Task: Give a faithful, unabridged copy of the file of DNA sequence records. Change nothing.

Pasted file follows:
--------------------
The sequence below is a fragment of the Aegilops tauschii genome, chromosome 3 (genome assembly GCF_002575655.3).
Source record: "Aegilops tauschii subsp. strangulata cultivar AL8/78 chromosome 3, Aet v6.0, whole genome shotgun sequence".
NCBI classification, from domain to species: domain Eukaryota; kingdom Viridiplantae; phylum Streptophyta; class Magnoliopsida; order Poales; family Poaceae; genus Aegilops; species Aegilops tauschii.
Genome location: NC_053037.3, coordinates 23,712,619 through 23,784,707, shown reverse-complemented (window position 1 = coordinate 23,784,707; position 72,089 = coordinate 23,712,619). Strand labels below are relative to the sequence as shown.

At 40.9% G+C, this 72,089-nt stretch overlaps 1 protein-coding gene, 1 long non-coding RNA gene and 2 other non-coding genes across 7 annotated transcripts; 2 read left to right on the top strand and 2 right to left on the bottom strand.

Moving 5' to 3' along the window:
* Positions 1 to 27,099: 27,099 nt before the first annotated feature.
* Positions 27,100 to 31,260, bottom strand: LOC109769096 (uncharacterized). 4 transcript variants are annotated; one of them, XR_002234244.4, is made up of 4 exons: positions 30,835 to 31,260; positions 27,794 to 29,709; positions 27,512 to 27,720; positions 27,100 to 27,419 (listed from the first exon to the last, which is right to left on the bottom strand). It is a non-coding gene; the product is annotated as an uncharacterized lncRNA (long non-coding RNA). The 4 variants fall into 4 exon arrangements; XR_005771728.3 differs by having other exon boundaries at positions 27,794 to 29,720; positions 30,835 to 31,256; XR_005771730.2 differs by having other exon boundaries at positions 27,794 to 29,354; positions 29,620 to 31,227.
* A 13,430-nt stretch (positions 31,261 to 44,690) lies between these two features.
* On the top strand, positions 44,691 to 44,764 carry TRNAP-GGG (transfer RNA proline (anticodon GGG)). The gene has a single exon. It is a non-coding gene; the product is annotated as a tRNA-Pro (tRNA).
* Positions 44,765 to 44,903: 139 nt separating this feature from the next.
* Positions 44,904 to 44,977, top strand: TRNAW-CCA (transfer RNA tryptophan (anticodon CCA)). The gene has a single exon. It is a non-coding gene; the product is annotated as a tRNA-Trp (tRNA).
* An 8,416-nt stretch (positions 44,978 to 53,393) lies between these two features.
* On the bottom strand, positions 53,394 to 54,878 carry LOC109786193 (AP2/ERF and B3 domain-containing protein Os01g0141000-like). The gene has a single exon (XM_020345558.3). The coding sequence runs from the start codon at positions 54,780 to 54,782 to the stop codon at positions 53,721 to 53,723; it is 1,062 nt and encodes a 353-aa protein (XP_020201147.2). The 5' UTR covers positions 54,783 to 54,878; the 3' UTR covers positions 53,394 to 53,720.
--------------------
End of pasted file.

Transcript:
The sequence below is a fragment of the Aegilops tauschii genome, chromosome 3 (genome assembly GCF_002575655.3).
Source record: "Aegilops tauschii subsp. strangulata cultivar AL8/78 chromosome 3, Aet v6.0, whole genome shotgun sequence".
NCBI classification, from domain to species: domain Eukaryota; kingdom Viridiplantae; phylum Streptophyta; class Magnoliopsida; order Poales; family Poaceae; genus Aegilops; species Aegilops tauschii.
Genome location: NC_053037.3, coordinates 23,712,619 through 23,784,707, shown reverse-complemented (window position 1 = coordinate 23,784,707; position 72,089 = coordinate 23,712,619). Strand labels below are relative to the sequence as shown.

At 40.9% G+C, this 72,089-nt stretch overlaps 1 protein-coding gene, 1 long non-coding RNA gene and 2 other non-coding genes across 7 annotated transcripts; 2 read left to right on the top strand and 2 right to left on the bottom strand.

Moving 5' to 3' along the window:
* Positions 1 to 27,099: 27,099 nt before the first annotated feature.
* Positions 27,100 to 31,260, bottom strand: LOC109769096 (uncharacterized). 4 transcript variants are annotated; one of them, XR_002234244.4, is made up of 4 exons: positions 30,835 to 31,260; positions 27,794 to 29,709; positions 27,512 to 27,720; positions 27,100 to 27,419 (listed from the first exon to the last, which is right to left on the bottom strand). It is a non-coding gene; the product is annotated as an uncharacterized lncRNA (long non-coding RNA). The 4 variants fall into 4 exon arrangements; XR_005771728.3 differs by having other exon boundaries at positions 27,794 to 29,720; positions 30,835 to 31,256; XR_005771730.2 differs by having other exon boundaries at positions 27,794 to 29,354; positions 29,620 to 31,227.
* A 13,430-nt stretch (positions 31,261 to 44,690) lies between these two features.
* On the top strand, positions 44,691 to 44,764 carry TRNAP-GGG (transfer RNA proline (anticodon GGG)). The gene has a single exon. It is a non-coding gene; the product is annotated as a tRNA-Pro (tRNA).
* Positions 44,765 to 44,903: 139 nt separating this feature from the next.
* Positions 44,904 to 44,977, top strand: TRNAW-CCA (transfer RNA tryptophan (anticodon CCA)). The gene has a single exon. It is a non-coding gene; the product is annotated as a tRNA-Trp (tRNA).
* An 8,416-nt stretch (positions 44,978 to 53,393) lies between these two features.
* On the bottom strand, positions 53,394 to 54,878 carry LOC109786193 (AP2/ERF and B3 domain-containing protein Os01g0141000-like). The gene has a single exon (XM_020345558.3). The coding sequence runs from the start codon at positions 54,780 to 54,782 to the stop codon at positions 53,721 to 53,723; it is 1,062 nt and encodes a 353-aa protein (XP_020201147.2). The 5' UTR covers positions 54,783 to 54,878; the 3' UTR covers positions 53,394 to 53,720.